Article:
These are issues to which South Africa and South Africans should remain sensitive, particularly as both the public and private sectors in South Africa have much to offer in the way of capacity building in the rest of Africa - skills training, education, the transfer of knowledge and the implementation of sound governance among other areas of activity. Nevertheless, when these issues were raised at the World Economic Forum's 2003 Africa Regional Summit, the sentiment expressed was that, whatever the worries, the benefits of a stronger South Africa would outweigh the potential costs.

Far more damaging, the Summit concluded, would be for South Africa to turn its back on the continent and seek its economic future elsewhere. This recognised that South Africa, more than any other country in sub-Saharan Africa, could still integrate into a global economy, independently. South Africa's 2000 Agreement with the European Union saw their exports to the EU rise 35 per cent in the following twelve months.

South Africa is also negotiating with the Mercosur countries of South America; it is looking at possible free trade agreements with India and China; and it is one of the countries that qualifies for preferential access into the US market through the African Growth and Opportunity Act (AGOA). This is a formidable collection of global opportunities for the nation.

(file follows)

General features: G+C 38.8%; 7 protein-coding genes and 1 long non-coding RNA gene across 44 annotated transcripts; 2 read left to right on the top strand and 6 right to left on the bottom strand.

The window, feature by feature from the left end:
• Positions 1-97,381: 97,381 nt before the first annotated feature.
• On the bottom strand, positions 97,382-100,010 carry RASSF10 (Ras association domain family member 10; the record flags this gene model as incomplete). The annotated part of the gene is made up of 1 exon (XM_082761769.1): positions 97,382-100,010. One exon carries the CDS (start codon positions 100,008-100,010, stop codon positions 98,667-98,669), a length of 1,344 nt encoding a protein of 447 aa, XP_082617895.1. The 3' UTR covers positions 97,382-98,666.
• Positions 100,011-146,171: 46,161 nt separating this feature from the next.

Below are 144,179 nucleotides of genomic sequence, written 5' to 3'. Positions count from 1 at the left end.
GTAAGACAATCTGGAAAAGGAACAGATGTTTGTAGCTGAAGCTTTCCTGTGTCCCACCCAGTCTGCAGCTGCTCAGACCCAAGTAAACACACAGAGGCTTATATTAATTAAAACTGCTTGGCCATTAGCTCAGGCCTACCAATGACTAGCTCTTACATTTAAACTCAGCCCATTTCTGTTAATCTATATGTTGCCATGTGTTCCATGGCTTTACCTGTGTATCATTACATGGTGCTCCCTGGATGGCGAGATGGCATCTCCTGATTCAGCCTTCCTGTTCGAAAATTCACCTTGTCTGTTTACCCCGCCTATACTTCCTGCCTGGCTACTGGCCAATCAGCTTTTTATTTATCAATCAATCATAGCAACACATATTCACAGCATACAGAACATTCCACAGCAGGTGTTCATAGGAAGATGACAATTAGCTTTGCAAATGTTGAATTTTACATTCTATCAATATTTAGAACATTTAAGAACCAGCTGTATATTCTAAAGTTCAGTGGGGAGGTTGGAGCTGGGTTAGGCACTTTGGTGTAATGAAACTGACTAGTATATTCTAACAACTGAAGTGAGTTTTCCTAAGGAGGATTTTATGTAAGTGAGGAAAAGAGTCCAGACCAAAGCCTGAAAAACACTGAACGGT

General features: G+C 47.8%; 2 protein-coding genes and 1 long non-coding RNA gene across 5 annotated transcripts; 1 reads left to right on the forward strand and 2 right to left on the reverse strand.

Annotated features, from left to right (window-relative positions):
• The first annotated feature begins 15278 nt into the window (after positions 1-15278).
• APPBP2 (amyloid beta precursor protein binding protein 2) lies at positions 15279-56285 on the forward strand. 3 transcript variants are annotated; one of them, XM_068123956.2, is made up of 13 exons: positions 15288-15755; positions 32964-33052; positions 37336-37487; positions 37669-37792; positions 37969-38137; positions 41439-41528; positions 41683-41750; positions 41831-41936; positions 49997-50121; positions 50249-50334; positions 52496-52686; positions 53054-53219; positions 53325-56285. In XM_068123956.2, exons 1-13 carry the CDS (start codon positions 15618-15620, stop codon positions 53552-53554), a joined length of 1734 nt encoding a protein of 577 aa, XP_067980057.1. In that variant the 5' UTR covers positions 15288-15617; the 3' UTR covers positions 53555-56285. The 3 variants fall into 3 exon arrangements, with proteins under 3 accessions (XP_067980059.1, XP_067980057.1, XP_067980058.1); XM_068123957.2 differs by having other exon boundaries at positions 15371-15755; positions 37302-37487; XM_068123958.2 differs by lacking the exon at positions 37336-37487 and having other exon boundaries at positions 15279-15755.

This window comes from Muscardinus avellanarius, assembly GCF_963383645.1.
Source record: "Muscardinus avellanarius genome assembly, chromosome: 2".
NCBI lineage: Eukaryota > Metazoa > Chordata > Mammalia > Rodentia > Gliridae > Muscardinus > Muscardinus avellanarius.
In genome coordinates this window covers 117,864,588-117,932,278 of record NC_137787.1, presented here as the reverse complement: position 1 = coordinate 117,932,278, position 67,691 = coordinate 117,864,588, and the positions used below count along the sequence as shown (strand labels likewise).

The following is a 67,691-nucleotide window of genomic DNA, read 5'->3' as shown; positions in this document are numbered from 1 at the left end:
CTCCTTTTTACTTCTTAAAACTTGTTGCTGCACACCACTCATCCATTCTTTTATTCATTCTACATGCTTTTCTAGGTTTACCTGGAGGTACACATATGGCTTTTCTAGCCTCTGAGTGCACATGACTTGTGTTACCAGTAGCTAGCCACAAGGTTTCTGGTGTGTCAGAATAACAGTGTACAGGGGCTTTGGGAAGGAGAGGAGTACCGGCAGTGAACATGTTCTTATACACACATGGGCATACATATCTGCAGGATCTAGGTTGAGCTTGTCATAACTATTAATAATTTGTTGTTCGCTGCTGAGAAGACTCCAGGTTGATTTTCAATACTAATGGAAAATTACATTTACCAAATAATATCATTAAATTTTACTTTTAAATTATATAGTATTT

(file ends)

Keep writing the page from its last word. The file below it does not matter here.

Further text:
History, language and location have conferred on South Africa a unique set of circumstances, which enable it to be a key actor in many places.

First and foremost it is tied to Africa, both as a regional powerhouse and as a key political player. This will be a critical role as the NEPAD initiative begins to unfold in practical terms, as it must if the continent is to stand any chance of getting even close to the targets of the Millennium Development Goals (MDGs).